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J Extracell Vesicles. 2019 Feb 14;8(1):1578116. doi: 10.1080/20013078.2019.1578116. eCollection 2019.

Exploration of extracellular vesicles from Ascaris suum provides evidence of parasite-host cross talk.

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Department of Veterinary and Animal Sciences, Faculty of Health and Medical Sciences, University of Copenhagen, Copenhagen, Denmark.
Department of Tumor Biology, Institute for Cancer Research, The Norwegian Radium Hospital, Oslo University Hospital, Oslo, Norway.
Science for Life Laboratory, Department of Molecular Biosciences, The Wenner-Gren Institute, Stockholm University, Stockholm, Sweden.
Department of Clinical Medicine, Faculty of Health, Aarhus University, Aarhus, Denmark.
Departament de Farmàcia Ii Tecnologia Farmacéutica i Parasitologia, Universitat de Valéncia, València, Spain.
Joint Unit on Endocrinology, Nutrition and Clinical Dietetics, Instituto de Investigación Sanitaria-La Fe Valencia, València, Spain.
Population Health and Immunity Division, The Walter and Eliza Hall Institute, Melbourne, Australia.
Faculty of Veterinary and Agricultural Sciences, The University of Melbourne, Melbourne, Australia.
Department of Health Science and Technology, Aalborg University, Aalborg, Denmark.
Clinical Cancer Research Center, Aalborg University Hospital, Aalborg, Denmark.
Department of Human and Animal Genetics, The Siberian Branch of the Russian Academy of Sciences, Novosibirsk, Russian Federation.
Interdisciplinary Nanoscience Center (iNANO), Aarhus University, Aarhus, Denmark.


The prevalent porcine helminth, Ascaris suum, compromises pig health and reduces farm productivity worldwide. The closely related human parasite, A. lumbricoides, infects more than 800 million people representing a disease burden of 1.31 million disability-adjusted life years. The infections are often chronic in nature, and the parasites have a profound ability to modulate their hosts' immune responses. This study provides the first in-depth characterisation of extracellular vesicles (EVs) from different developmental stages and body parts of A. suum and proposes the role of these vesicles in the host-parasite interplay. The release of EVs from the third- (L3) and fourth-stage (L4) larvae and adults was demonstrated by transmission electron microscopy (TEM), and sequencing of EV-derived RNA identified a number of microRNAs (miRNAs) and transcripts of potential host immune targets, such as IL-13, IL-25 and IL-33, were identified. Furthermore, proteomics of EVs identified several proteins with immunomodulatory properties and other proteins previously shown to be associated with parasite EVs. Taken together, these results suggest that A. suum EVs and their cargo may play a role in host-parasite interactions. This knowledge may pave the way to novel strategies for helminth infection control and knowledge of their immune modulatory potential.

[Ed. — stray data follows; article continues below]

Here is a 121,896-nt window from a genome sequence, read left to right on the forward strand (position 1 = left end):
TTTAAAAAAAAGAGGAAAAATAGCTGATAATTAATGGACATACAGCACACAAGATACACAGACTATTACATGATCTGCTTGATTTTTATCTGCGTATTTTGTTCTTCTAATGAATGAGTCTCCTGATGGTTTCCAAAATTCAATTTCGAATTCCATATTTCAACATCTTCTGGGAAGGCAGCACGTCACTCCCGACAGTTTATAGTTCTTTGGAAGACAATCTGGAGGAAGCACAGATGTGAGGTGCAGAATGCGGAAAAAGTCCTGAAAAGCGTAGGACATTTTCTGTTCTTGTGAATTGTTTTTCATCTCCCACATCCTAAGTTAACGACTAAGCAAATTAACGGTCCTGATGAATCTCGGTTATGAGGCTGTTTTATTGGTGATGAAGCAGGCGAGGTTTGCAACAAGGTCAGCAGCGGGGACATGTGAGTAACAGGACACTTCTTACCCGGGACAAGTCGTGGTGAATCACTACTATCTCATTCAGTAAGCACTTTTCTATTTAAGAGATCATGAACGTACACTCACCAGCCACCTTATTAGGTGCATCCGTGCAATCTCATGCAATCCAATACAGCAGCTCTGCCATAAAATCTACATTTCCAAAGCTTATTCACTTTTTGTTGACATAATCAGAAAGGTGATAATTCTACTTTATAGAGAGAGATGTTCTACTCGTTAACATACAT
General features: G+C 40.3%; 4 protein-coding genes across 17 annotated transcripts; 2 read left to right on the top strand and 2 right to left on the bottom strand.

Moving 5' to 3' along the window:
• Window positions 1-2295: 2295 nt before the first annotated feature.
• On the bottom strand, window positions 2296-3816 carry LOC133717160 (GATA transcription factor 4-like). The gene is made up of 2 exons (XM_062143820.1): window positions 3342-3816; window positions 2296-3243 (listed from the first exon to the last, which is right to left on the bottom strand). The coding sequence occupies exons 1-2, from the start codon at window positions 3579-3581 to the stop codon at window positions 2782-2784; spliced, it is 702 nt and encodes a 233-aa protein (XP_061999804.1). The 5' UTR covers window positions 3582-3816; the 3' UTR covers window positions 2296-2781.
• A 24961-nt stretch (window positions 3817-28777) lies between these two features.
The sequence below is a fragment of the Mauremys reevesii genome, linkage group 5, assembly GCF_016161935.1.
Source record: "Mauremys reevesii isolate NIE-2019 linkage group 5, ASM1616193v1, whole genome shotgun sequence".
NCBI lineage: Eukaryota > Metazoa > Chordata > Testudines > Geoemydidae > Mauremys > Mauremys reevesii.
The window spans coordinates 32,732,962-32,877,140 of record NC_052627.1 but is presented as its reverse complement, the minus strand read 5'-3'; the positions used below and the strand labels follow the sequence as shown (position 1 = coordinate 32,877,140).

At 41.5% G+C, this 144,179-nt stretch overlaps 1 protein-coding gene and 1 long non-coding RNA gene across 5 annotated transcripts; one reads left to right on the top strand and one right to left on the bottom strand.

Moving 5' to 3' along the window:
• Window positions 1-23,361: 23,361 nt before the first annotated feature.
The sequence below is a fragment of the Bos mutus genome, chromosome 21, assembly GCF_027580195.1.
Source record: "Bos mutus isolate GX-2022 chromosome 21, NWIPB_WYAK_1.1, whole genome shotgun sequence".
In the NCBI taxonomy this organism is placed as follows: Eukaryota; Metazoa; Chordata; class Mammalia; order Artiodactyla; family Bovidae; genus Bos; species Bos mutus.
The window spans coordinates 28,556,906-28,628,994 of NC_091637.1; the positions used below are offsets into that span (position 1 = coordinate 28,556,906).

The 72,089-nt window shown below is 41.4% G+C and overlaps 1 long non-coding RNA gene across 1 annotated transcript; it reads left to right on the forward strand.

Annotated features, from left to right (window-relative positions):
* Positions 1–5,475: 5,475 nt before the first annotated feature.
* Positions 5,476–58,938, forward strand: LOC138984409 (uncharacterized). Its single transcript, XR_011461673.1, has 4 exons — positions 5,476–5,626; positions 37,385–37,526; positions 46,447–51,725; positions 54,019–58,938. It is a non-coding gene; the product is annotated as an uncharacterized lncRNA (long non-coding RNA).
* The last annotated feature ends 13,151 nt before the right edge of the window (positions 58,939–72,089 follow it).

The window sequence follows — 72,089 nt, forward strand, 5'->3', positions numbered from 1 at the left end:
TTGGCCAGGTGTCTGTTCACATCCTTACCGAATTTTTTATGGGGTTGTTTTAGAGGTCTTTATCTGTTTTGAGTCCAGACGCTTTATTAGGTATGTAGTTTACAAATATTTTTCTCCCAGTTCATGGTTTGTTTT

Ascaris suum; extracellular vesicles; host–parasite interactions; immunity; miRNA; proteomics

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